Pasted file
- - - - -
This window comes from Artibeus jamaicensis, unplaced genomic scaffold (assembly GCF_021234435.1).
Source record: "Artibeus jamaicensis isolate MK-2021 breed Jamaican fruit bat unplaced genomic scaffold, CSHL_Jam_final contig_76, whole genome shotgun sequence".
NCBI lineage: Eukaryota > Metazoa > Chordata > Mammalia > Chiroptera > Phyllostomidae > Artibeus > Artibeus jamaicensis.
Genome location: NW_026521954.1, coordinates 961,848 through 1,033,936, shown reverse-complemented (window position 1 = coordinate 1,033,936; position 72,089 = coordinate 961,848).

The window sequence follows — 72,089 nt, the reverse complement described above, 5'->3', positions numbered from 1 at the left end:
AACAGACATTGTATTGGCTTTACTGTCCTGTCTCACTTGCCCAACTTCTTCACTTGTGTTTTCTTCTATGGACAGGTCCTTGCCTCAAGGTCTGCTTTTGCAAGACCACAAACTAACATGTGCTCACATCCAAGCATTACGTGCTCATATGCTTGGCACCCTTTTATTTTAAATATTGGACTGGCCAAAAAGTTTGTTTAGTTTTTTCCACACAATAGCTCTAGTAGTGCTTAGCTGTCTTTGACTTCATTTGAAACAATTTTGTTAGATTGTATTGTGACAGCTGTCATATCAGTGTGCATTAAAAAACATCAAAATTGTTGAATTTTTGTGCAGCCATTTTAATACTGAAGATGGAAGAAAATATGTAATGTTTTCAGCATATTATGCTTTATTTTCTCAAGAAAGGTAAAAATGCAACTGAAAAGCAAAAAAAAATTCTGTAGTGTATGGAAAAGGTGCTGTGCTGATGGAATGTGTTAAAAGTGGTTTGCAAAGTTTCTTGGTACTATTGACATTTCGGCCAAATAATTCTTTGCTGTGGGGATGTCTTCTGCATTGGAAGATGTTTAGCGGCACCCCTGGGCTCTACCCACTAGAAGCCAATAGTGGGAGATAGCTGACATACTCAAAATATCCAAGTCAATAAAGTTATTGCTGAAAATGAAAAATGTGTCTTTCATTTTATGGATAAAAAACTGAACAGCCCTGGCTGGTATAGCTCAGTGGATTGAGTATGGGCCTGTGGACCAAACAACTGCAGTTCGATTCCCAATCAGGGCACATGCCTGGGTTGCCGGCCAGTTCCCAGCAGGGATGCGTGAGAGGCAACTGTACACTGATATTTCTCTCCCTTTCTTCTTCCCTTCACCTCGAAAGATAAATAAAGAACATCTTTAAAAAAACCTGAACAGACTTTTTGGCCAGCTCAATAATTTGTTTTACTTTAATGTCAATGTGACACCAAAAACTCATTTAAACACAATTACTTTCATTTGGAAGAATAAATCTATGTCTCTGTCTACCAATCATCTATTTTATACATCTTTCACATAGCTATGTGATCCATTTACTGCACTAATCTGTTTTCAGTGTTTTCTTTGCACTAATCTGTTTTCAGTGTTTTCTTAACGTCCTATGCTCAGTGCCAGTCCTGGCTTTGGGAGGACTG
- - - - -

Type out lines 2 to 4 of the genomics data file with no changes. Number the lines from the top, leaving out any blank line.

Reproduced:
Source record: "Artibeus jamaicensis isolate MK-2021 breed Jamaican fruit bat unplaced genomic scaffold, CSHL_Jam_final contig_76, whole genome shotgun sequence".
NCBI lineage: Eukaryota > Metazoa > Chordata > Mammalia > Chiroptera > Phyllostomidae > Artibeus > Artibeus jamaicensis.
Genome location: NW_026521954.1, coordinates 961,848 through 1,033,936, shown reverse-complemented (window position 1 = coordinate 1,033,936; position 72,089 = coordinate 961,848).